The following coatings and liners were applied to wooden riders of the present invention: (i) one sheet of 1/8 inch Fiberfrax paper; (ii) three sheets of 1/8 inch Fiberfrax paper (3/8 inch total); (iii) 1/4 inch Fiberfrax board; (iv) a colloidal suspension of silica; (v) a fully-suspended silica slurry; (vi) 1/4 inch Fiberfrax board coated with a colloidal suspension of silica; and (vii) 0.014 inch silicon steel coated with a magnesium oxide slurry.

Fiberfrax is the trademark for a family of refractory ceramic fiber products, available from The Carborundum Company, Niagara Falls, N.Y., which have high temperature stability, low thermal conductivity, and high resistance to thermal shock. Fiberfrax material is available as both a rigid, lightweight ceramic fiber board, marketed under the trademark Duraboard, and a ceramic fiber paper. Fiberfrax Duraboard is manufactured by a wet forming process using primarily amorphous alumina-silica fibers and binders. Typical chemical properties of Duraboard products are provided in Table 1.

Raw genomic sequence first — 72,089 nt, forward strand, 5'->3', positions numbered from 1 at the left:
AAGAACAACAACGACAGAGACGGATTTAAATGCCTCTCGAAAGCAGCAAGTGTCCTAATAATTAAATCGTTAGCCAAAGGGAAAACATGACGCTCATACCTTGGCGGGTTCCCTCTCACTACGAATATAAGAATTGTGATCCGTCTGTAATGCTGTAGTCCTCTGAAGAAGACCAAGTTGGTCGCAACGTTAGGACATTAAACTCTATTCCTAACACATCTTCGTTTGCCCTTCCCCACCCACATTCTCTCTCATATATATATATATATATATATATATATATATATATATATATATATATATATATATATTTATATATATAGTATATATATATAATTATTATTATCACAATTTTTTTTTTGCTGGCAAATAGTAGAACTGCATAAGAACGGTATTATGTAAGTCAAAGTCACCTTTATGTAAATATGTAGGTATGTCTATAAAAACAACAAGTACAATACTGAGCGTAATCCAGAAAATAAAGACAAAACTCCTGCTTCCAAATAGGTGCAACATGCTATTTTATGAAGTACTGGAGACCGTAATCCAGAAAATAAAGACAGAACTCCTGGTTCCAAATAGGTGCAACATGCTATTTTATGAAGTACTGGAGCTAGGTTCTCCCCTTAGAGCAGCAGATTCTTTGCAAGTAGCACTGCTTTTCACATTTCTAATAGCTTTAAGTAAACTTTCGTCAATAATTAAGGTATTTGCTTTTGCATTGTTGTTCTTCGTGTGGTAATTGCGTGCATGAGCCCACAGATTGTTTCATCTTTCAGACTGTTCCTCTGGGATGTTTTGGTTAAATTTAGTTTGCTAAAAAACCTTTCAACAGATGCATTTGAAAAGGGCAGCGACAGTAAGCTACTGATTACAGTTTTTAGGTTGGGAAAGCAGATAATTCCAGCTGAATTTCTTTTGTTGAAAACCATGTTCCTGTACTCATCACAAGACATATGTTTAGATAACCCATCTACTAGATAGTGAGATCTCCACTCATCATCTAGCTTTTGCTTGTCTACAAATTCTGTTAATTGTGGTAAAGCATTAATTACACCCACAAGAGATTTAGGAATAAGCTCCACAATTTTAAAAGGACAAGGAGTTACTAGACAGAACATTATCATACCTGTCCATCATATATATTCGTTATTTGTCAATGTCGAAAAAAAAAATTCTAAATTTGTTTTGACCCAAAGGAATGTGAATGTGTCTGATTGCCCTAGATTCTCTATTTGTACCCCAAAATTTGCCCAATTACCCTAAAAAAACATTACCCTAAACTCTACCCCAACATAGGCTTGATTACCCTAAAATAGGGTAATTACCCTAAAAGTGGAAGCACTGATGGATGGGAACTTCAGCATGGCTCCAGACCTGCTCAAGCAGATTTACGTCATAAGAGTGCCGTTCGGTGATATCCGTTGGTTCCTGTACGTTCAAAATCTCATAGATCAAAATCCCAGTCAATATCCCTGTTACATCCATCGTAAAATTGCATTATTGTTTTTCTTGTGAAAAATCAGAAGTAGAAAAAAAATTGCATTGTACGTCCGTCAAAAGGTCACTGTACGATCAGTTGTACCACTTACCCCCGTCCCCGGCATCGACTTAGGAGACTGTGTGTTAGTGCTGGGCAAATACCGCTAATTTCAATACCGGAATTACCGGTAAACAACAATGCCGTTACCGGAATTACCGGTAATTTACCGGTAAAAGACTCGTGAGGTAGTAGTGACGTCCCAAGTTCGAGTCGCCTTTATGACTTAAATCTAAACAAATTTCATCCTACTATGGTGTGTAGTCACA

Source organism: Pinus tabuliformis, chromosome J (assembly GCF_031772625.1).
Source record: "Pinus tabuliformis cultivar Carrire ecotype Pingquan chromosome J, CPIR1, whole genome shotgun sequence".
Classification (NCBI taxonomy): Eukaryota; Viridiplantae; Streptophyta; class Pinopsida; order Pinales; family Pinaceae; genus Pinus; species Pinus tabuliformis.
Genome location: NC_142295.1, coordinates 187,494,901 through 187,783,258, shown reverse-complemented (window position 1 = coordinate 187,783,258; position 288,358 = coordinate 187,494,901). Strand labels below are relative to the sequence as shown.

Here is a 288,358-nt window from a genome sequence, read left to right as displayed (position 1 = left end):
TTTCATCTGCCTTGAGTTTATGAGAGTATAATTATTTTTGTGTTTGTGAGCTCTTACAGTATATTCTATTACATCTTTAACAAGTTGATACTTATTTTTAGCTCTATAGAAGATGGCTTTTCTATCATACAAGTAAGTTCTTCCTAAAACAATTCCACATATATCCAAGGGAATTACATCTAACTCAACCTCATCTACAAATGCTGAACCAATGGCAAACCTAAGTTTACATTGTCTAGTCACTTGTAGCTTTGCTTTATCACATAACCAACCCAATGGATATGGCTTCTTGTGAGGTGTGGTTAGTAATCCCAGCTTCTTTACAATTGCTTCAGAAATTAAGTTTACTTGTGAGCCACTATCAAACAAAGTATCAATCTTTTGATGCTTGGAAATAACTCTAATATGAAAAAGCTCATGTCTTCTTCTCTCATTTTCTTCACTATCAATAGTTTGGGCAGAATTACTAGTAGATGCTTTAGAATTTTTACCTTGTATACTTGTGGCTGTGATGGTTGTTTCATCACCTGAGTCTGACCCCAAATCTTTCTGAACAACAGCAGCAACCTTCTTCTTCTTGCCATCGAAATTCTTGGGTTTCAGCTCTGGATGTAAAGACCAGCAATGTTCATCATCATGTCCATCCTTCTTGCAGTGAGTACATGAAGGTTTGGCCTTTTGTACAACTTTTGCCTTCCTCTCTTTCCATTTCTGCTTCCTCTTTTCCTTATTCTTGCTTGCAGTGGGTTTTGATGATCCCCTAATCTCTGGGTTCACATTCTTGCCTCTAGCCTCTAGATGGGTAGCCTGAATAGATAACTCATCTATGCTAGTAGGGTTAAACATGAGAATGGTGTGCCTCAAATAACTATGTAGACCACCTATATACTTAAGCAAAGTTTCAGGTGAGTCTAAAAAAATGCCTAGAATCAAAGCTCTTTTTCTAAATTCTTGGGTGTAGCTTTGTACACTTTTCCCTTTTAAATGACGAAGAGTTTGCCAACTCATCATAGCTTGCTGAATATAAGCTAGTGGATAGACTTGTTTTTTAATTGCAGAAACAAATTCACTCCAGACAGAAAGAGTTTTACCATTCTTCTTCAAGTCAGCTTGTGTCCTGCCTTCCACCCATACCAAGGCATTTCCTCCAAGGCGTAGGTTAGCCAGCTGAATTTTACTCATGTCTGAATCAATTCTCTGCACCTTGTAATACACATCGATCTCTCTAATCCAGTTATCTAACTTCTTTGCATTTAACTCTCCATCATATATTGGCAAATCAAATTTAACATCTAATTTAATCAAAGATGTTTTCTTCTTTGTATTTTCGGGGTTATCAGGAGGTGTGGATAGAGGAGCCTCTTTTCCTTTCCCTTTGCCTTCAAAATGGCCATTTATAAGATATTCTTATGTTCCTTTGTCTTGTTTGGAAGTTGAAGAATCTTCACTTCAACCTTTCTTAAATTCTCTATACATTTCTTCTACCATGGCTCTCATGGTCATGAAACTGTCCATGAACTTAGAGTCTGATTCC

TABLE 1______________________________________Typical Chemical Properties ofDuraboard ProductsComponent     Weight Percentage______________________________________SiO2     47.0-53.0Al2 O3         44.0-52.0Fe2 O3         0.3-0.8TiO2     0.5-1.0NaO2     0.1-1.0Trace Elements         <1.0______________________________________

Fiberfrax ceramic fiber paper consists primarily of an alumino-silicate fiber in a non-woven matrix with a latex binder system. The ceramic fibers are randomly oriented in the paper making process, forming uniform, flexible, low weight sheets.